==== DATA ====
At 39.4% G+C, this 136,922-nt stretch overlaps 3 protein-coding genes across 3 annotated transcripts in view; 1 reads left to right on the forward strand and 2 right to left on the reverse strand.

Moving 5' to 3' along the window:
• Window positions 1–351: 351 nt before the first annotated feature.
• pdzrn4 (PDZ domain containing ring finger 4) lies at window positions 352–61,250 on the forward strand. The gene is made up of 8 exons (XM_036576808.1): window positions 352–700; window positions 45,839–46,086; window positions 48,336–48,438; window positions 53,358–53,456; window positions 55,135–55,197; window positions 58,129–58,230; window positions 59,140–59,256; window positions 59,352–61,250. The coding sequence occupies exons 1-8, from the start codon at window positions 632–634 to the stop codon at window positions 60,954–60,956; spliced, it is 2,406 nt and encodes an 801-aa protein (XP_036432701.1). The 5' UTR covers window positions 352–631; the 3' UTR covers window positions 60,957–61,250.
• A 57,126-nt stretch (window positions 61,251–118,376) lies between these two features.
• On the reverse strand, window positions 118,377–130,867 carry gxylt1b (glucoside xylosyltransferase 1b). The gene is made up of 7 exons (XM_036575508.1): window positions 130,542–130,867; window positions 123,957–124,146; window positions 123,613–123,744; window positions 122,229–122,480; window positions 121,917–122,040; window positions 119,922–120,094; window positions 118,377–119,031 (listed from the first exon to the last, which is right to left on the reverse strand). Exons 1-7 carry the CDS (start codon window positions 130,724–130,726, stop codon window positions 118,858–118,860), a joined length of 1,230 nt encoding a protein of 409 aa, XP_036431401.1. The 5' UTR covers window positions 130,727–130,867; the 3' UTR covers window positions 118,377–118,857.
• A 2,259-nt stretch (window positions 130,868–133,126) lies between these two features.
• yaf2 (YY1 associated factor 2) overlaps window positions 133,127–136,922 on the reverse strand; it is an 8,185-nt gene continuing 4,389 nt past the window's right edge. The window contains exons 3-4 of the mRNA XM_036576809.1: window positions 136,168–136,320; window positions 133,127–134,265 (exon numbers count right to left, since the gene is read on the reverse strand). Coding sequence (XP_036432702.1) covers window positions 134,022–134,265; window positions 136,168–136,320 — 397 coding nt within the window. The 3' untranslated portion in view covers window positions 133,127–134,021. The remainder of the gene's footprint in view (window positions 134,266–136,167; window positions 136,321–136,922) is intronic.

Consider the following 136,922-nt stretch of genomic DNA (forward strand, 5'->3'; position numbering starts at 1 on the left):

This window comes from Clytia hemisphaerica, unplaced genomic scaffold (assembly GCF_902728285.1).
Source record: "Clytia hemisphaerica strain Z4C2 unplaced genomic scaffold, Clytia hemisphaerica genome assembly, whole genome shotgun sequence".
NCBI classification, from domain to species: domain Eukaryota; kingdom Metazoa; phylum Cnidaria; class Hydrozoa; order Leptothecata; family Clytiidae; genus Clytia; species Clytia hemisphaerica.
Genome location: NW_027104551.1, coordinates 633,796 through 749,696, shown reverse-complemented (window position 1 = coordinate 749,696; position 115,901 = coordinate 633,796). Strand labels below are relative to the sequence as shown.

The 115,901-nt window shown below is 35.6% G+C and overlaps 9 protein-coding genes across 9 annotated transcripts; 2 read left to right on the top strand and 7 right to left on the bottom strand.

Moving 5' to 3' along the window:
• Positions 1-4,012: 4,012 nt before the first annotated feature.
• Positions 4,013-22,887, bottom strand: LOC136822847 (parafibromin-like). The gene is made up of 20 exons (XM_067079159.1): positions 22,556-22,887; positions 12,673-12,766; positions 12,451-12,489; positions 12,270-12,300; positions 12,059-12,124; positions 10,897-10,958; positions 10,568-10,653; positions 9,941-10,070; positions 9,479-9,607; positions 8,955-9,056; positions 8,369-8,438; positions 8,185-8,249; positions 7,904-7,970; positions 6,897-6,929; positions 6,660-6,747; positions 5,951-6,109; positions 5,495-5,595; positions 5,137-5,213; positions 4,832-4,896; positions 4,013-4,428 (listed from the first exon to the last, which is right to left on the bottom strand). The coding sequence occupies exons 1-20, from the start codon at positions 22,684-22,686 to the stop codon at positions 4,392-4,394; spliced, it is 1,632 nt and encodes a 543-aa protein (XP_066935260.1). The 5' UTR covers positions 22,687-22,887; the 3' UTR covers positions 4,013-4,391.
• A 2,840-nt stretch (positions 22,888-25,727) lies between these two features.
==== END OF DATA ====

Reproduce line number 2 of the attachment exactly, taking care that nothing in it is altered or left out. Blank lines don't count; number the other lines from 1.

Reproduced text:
Moving 5' to 3' along the window: